St George’s pregnancy expert Professor Sir Sabaratnam Arulkumaran has joined a group of the country’s top doctors to call for a ban on smoking in cars. Sir Arul and 19 leading national medics have urged the government to protect children from passive smoking by extending prohibitive legislation. They want to ban smoking in cars, as well as in public places frequented by children.

Sir Arul, who is president of the Royal College of Obstetricians and Gynaecologists, and his colleagues made their plea in a letter published in The Times. Amongst Sir Arul’s fellow signatories are another 12 presidents of medical royal colleges.

They wrote: “Smoke-free legislation also needs to be extended much more widely, to include public places visited by children and young people, and including prohibition of all smoking in cars and other vehicles.”

Their letter was published on the same day the Royal College of Physicians released a report – Passive Smoking and Children – that confirmed passive smoking as a leading cause of death and disease in children. The report said that two million children are exposed to cigarette smoke at home, and that children are twice as likely to take up the habit if a close family member smokes.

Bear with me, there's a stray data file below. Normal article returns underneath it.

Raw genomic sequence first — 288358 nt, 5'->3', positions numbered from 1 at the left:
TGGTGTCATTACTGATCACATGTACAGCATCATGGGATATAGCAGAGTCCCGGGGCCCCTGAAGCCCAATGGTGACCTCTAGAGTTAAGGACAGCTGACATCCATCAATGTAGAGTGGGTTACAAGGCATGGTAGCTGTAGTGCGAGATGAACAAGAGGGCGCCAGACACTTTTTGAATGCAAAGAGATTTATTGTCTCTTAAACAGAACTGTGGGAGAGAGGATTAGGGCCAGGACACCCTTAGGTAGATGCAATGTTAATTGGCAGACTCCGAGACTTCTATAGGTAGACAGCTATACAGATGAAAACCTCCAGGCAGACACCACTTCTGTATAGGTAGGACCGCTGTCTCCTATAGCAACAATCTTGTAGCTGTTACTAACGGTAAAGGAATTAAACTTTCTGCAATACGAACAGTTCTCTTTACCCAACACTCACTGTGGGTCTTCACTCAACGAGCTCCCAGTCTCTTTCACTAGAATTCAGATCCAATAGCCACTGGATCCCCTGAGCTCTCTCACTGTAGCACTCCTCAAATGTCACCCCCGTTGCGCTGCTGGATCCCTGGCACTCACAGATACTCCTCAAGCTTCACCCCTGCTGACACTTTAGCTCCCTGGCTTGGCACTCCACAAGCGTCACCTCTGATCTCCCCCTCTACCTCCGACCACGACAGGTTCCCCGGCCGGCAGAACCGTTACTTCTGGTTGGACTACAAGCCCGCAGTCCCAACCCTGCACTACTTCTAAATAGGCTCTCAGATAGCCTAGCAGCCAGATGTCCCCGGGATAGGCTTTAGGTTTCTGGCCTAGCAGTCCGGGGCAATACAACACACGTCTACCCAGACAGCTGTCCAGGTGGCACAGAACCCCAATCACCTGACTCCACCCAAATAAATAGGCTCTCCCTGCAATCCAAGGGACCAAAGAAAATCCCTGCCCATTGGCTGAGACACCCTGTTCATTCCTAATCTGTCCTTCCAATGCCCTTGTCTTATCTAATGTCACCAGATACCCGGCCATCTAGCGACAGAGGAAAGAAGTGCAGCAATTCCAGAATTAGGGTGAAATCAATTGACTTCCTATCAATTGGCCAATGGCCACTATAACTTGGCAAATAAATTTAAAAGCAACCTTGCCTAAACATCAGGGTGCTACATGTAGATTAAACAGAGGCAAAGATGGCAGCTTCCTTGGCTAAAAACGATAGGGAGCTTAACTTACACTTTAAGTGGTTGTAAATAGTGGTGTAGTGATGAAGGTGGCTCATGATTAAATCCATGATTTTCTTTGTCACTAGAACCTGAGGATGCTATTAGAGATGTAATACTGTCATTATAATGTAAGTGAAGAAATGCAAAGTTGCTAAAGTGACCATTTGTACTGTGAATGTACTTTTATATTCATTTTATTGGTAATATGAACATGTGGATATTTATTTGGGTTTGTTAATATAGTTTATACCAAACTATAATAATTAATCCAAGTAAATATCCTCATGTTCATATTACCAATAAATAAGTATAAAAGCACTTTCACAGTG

Sir Arul and his fellow letter writers have recommended a comprehensive strategy to reduce adult smoking and children’s exposure inside and outside the family home. They said such a campaign should include “tobacco price rises, mass media campaigns, more effective health warnings, prohibition of point of sale display, generic packaging and better provision of smoking cessation services”.

They added: “The Chief Medical Officer, in his foreword to the report, says that we must keep up the momentum to continue to reduce the harm of tobacco use in our communities, and create a truly smoke-free future. As doctors, we agree, and call on governments to take the necessary actions to protect our children’s future.”

The Royal College of Physicians’ report warned that passive smoking is placing a huge strain on the NHS. It said more than 300,000 GP appointments and 9,500 hospital admissions are caused each year by the effects of smoke on children. This, it stated, costs the NHS about £23 million a year. The report also said that child health problems caused by second-hand smoke included 20,000 annual cases of lower respiratory tract infection, 120,000 cases of middle-ear disease, and 200 cases of bacterial meningitis. It claimed that passive smoking causes about 40 sudden infant deaths each year.

Chief Medical Officer Sir Liam Donaldson said the report was very valuable, and would be considered in a Department of Health review later this year.